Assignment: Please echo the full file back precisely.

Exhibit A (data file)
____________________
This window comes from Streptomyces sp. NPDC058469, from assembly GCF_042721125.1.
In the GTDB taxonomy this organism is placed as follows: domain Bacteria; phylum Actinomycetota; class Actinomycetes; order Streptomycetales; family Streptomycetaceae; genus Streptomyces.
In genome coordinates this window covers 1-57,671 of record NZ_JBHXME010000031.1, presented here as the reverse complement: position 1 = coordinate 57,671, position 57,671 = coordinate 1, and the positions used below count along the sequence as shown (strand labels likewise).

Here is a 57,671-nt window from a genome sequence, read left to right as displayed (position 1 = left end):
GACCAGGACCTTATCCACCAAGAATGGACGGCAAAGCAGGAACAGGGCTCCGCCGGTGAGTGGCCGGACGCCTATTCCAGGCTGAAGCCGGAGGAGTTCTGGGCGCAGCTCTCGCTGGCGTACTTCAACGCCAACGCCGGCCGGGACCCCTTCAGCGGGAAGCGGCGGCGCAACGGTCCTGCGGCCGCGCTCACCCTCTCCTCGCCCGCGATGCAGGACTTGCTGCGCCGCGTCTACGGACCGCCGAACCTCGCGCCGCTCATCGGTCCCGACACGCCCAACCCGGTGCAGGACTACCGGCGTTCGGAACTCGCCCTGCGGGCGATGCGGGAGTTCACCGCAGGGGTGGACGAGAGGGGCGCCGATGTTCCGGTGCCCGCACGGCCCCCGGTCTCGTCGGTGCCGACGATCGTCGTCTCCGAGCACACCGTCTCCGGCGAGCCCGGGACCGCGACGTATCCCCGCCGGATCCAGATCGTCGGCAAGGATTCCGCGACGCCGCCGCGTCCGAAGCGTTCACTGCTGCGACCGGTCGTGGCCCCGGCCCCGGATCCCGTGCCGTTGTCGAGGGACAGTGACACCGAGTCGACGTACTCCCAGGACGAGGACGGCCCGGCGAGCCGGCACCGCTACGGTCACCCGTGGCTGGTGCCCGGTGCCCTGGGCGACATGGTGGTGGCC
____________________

This window comes from Streptomyces sp. NPDC058469, from assembly GCF_042721125.1.
In the GTDB taxonomy this organism is placed as follows: domain Bacteria; phylum Actinomycetota; class Actinomycetes; order Streptomycetales; family Streptomycetaceae; genus Streptomyces.
In genome coordinates this window covers 1-57,671 of record NZ_JBHXME010000031.1, presented here as the reverse complement: position 1 = coordinate 57,671, position 57,671 = coordinate 1, and the positions used below count along the sequence as shown (strand labels likewise).

Here is a 57,671-nt window from a genome sequence, read left to right as displayed (position 1 = left end):
GACCAGGACCTTATCCACCAAGAATGGACGGCAAAGCAGGAACAGGGCTCCGCCGGTGAGTGGCCGGACGCCTATTCCAGGCTGAAGCCGGAGGAGTTCTGGGCGCAGCTCTCGCTGGCGTACTTCAACGCCAACGCCGGCCGGGACCCCTTCAGCGGGAAGCGGCGGCGCAACGGTCCTGCGGCCGCGCTCACCCTCTCCTCGCCCGCGATGCAGGACTTGCTGCGCCGCGTCTACGGACCGCCGAACCTCGCGCCGCTCATCGGTCCCGACACGCCCAACCCGGTGCAGGACTACCGGCGTTCGGAACTCGCCCTGCGGGCGATGCGGGAGTTCACCGCAGGGGTGGACGAGAGGGGCGCCGATGTTCCGGTGCCCGCACGGCCCCCGGTCTCGTCGGTGCCGACGATCGTCGTCTCCGAGCACACCGTCTCCGGCGAGCCCGGGACCGCGACGTATCCCCGCCGGATCCAGATCGTCGGCAAGGATTCCGCGACGCCGCCGCGTCCGAAGCGTTCACTGCTGCGACCGGTCGTGGCCCCGGCCCCGGATCCCGTGCCGTTGTCGAGGGACAGTGACACCGAGTCGACGTACTCCCAGGACGAGGACGGCCCGGCGAGCCGGCACCGCTACGGTCACCCGTGGCTGGTGCCCGGTGCCCTGGGCGACATGGTGGTGGCC